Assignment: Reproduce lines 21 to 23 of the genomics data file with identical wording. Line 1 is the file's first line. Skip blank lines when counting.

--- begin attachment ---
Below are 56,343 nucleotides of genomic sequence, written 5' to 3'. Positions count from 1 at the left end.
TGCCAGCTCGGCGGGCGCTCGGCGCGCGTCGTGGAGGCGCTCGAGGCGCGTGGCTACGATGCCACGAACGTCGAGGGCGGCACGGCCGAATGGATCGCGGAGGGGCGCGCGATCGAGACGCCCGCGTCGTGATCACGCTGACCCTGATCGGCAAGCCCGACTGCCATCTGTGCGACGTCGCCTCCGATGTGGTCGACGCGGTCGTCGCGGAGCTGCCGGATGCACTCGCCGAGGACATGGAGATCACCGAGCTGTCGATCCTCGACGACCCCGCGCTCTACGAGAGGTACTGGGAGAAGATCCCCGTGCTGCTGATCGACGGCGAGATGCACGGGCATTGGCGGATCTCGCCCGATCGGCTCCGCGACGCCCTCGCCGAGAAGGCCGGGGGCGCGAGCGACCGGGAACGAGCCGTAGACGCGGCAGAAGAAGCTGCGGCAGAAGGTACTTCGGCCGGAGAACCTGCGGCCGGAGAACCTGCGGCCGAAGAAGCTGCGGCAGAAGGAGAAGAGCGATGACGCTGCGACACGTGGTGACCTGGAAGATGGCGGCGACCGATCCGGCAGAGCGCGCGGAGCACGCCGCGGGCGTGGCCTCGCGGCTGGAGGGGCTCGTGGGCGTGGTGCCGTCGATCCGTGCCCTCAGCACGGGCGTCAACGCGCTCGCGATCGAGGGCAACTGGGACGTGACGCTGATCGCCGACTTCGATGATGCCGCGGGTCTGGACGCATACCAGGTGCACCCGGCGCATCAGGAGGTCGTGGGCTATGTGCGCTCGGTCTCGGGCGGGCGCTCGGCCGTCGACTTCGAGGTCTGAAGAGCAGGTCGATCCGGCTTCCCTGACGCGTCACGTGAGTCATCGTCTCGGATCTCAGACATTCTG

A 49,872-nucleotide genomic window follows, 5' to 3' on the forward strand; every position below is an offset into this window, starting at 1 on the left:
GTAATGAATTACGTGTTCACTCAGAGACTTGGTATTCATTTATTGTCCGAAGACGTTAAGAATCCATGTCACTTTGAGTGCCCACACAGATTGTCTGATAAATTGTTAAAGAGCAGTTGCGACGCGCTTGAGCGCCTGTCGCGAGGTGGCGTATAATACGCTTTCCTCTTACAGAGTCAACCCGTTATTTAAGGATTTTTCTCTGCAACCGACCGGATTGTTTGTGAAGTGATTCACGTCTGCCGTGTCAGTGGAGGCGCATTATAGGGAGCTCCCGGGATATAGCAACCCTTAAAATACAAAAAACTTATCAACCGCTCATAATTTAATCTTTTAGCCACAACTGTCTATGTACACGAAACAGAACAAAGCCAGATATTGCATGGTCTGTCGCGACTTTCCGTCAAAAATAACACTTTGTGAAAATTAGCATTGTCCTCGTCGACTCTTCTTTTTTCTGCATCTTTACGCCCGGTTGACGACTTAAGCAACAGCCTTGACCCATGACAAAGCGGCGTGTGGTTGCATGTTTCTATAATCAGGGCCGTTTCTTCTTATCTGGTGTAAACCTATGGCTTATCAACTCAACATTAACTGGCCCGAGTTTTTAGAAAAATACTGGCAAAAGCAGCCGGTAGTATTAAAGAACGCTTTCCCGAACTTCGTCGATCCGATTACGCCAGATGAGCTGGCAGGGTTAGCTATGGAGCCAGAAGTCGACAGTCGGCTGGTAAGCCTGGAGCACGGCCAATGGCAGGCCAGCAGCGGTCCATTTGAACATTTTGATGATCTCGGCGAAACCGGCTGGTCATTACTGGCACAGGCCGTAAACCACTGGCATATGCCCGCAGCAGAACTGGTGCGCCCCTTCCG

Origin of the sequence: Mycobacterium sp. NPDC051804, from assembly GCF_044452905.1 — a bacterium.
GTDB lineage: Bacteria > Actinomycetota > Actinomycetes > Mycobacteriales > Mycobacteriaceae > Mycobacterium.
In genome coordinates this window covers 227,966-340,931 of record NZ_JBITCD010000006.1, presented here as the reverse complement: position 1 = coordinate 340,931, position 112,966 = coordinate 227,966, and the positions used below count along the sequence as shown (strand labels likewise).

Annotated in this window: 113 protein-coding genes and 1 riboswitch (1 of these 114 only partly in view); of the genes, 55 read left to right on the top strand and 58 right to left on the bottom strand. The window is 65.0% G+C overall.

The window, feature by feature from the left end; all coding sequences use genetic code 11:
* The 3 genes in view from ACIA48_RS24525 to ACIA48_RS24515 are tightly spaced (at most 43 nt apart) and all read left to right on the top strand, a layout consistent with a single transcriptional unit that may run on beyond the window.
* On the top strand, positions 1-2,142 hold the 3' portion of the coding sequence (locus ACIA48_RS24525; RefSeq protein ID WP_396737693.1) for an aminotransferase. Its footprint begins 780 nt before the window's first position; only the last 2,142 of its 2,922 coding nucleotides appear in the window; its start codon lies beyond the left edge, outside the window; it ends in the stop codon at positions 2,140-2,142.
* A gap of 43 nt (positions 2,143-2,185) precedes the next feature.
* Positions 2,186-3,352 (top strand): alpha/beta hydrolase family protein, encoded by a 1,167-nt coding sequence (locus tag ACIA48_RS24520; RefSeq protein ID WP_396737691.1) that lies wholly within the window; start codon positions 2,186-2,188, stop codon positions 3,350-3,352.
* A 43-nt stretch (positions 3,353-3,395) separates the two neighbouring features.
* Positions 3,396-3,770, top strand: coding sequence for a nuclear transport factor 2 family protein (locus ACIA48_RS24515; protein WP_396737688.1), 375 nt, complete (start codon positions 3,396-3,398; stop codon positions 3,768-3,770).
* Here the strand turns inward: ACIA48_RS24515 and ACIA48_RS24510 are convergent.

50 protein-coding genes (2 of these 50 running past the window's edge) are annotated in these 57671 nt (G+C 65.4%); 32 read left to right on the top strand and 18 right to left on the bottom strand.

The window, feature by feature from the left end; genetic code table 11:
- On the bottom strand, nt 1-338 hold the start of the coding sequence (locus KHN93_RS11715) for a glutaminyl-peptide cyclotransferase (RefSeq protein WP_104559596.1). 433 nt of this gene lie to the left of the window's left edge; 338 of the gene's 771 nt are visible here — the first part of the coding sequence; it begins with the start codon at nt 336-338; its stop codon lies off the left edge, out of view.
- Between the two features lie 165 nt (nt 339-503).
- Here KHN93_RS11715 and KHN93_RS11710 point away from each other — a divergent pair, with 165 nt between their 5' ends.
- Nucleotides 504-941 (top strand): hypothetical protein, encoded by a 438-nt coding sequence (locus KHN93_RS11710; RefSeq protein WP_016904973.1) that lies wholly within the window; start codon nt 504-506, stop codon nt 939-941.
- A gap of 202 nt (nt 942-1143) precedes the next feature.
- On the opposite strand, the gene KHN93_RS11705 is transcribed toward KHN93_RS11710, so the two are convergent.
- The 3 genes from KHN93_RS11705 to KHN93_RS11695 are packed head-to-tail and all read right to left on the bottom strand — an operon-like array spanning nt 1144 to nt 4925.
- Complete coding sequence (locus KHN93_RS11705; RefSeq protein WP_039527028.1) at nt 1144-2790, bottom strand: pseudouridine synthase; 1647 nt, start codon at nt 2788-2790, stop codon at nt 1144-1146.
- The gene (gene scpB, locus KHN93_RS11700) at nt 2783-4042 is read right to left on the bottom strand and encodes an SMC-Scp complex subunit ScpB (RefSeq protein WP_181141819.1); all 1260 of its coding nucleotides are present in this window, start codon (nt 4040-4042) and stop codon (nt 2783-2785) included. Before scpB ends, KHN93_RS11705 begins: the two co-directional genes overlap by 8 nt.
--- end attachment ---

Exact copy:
- Here KHN93_RS11715 and KHN93_RS11710 point away from each other — a divergent pair, with 165 nt between their 5' ends.
- Nucleotides 504-941 (top strand): hypothetical protein, encoded by a 438-nt coding sequence (locus KHN93_RS11710; RefSeq protein WP_016904973.1) that lies wholly within the window; start codon nt 504-506, stop codon nt 939-941.
- A gap of 202 nt (nt 942-1143) precedes the next feature.